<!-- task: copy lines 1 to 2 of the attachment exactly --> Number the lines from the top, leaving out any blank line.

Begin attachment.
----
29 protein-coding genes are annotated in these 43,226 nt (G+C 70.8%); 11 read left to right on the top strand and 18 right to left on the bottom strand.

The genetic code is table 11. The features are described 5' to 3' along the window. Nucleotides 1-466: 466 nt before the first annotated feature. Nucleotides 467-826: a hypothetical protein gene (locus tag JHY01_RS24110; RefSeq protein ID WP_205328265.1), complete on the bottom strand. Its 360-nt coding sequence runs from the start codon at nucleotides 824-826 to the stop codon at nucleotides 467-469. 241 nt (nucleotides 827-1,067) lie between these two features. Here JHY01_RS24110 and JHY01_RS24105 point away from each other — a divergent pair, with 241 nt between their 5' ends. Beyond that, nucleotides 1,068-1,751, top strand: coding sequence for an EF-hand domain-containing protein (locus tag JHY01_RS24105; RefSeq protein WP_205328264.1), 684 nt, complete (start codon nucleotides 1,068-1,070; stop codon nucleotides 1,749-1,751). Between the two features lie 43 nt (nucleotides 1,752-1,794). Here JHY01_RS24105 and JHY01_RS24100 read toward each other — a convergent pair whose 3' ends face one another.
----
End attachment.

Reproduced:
29 protein-coding genes are annotated in these 43,226 nt (G+C 70.8%); 11 read left to right on the top strand and 18 right to left on the bottom strand.

The genetic code is table 11. The features are described 5' to 3' along the window. Nucleotides 1-466: 466 nt before the first annotated feature. Nucleotides 467-826: a hypothetical protein gene (locus tag JHY01_RS24110; RefSeq protein ID WP_205328265.1), complete on the bottom strand. Its 360-nt coding sequence runs from the start codon at nucleotides 824-826 to the stop codon at nucleotides 467-469. 241 nt (nucleotides 827-1,067) lie between these two features. Here JHY01_RS24110 and JHY01_RS24105 point away from each other — a divergent pair, with 241 nt between their 5' ends. Beyond that, nucleotides 1,068-1,751, top strand: coding sequence for an EF-hand domain-containing protein (locus tag JHY01_RS24105; RefSeq protein WP_205328264.1), 684 nt, complete (start codon nucleotides 1,068-1,070; stop codon nucleotides 1,749-1,751). Between the two features lie 43 nt (nucleotides 1,752-1,794). Here JHY01_RS24105 and JHY01_RS24100 read toward each other — a convergent pair whose 3' ends face one another.